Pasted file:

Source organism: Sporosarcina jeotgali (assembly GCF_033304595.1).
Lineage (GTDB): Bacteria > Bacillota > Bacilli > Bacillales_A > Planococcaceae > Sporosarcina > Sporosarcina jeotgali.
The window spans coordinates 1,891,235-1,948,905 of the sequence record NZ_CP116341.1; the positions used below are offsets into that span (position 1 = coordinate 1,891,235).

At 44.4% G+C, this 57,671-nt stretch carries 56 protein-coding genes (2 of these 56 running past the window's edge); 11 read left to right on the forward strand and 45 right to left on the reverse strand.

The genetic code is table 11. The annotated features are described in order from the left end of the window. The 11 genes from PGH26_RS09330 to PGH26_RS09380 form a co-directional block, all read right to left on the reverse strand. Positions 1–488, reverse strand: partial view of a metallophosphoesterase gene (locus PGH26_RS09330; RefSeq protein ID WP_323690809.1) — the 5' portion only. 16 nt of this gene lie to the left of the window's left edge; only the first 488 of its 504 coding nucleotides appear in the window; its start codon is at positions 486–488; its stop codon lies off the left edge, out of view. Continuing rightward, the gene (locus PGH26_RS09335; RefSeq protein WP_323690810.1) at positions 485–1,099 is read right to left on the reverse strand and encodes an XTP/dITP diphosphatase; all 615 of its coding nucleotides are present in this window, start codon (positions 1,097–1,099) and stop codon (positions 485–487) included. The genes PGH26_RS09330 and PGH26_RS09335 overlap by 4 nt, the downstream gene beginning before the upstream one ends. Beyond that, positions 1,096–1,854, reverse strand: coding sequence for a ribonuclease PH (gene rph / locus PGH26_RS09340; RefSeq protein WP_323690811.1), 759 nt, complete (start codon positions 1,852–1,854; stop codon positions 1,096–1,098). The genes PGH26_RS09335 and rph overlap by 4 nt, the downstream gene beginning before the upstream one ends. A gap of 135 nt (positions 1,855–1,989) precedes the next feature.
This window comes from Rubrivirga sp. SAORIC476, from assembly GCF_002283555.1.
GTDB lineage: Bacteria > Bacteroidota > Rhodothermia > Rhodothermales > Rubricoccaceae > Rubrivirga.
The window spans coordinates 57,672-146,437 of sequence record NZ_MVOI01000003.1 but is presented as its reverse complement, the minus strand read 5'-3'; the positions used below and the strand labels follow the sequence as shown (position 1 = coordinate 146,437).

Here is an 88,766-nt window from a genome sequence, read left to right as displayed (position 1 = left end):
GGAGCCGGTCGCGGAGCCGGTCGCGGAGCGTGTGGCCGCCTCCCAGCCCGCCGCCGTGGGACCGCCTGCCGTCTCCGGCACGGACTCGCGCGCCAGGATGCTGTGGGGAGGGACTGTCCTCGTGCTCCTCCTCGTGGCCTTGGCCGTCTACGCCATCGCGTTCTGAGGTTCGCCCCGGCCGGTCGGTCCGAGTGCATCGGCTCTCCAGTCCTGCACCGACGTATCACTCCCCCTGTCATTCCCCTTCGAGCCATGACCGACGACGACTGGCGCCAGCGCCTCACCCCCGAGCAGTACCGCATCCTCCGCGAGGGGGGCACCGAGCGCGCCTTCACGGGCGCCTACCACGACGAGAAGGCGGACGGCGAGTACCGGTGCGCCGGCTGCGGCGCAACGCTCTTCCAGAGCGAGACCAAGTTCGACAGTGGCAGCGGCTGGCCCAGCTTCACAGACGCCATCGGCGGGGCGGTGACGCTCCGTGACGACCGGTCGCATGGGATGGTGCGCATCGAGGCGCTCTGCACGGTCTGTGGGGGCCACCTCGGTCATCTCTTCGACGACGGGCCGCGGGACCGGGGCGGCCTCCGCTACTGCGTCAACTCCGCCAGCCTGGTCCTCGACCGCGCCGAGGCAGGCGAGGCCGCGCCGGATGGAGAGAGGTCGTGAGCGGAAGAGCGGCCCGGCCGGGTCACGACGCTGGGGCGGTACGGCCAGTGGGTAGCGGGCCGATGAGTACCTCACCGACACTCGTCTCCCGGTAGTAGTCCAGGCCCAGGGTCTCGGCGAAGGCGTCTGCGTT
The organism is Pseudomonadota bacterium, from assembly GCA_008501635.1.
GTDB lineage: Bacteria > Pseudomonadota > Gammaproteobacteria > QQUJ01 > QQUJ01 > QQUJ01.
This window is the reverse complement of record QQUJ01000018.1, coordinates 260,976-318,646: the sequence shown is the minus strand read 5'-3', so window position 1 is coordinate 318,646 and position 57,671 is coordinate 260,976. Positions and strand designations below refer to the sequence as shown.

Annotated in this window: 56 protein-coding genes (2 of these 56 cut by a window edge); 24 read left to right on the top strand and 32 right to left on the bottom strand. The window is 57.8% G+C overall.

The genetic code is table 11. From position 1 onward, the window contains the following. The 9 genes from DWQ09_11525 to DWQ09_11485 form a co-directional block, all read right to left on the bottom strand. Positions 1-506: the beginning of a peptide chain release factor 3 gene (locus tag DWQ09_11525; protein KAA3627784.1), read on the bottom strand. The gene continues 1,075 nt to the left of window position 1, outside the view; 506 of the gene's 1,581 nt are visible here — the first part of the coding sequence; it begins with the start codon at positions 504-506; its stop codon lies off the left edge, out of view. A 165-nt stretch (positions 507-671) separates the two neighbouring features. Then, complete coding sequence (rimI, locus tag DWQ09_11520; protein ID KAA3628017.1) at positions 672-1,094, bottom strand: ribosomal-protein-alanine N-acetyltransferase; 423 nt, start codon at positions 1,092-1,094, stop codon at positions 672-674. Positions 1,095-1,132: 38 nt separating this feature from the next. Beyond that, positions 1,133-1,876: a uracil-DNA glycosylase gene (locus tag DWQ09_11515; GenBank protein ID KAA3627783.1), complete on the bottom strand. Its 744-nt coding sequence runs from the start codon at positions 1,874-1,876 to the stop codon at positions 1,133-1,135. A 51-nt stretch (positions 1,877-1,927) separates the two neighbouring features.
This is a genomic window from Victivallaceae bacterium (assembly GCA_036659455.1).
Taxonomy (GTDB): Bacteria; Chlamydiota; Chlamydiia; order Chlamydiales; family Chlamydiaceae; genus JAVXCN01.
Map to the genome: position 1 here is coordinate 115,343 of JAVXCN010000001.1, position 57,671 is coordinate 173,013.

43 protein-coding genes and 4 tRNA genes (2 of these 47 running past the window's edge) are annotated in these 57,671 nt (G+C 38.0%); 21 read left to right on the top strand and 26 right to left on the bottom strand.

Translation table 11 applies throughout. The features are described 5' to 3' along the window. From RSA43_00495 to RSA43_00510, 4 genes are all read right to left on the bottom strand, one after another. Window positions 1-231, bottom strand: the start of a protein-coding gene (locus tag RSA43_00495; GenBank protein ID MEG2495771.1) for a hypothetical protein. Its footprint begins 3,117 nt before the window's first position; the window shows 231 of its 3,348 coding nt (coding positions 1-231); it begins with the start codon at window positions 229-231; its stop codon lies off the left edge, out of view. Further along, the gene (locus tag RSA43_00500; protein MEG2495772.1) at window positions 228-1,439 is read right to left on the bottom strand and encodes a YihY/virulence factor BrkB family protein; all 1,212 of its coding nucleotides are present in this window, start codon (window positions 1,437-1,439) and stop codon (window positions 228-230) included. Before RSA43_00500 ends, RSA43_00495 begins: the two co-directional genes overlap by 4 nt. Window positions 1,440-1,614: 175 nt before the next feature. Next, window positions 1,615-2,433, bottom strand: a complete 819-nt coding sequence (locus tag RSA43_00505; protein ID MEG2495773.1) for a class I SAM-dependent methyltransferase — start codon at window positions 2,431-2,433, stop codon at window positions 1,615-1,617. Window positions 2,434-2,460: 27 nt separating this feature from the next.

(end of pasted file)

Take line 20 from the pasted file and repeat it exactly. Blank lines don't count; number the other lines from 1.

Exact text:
Translation table 11 applies throughout. The features are described 5' to 3' along the window. From RSA43_00495 to RSA43_00510, 4 genes are all read right to left on the bottom strand, one after another. Window positions 1-231, bottom strand: the start of a protein-coding gene (locus tag RSA43_00495; GenBank protein ID MEG2495771.1) for a hypothetical protein. Its footprint begins 3,117 nt before the window's first position; the window shows 231 of its 3,348 coding nt (coding positions 1-231); it begins with the start codon at window positions 229-231; its stop codon lies off the left edge, out of view. Further along, the gene (locus tag RSA43_00500; protein MEG2495772.1) at window positions 228-1,439 is read right to left on the bottom strand and encodes a YihY/virulence factor BrkB family protein; all 1,212 of its coding nucleotides are present in this window, start codon (window positions 1,437-1,439) and stop codon (window positions 228-230) included. Before RSA43_00500 ends, RSA43_00495 begins: the two co-directional genes overlap by 4 nt. Window positions 1,440-1,614: 175 nt before the next feature. Next, window positions 1,615-2,433, bottom strand: a complete 819-nt coding sequence (locus tag RSA43_00505; protein ID MEG2495773.1) for a class I SAM-dependent methyltransferase — start codon at window positions 2,431-2,433, stop codon at window positions 1,615-1,617. Window positions 2,434-2,460: 27 nt separating this feature from the next.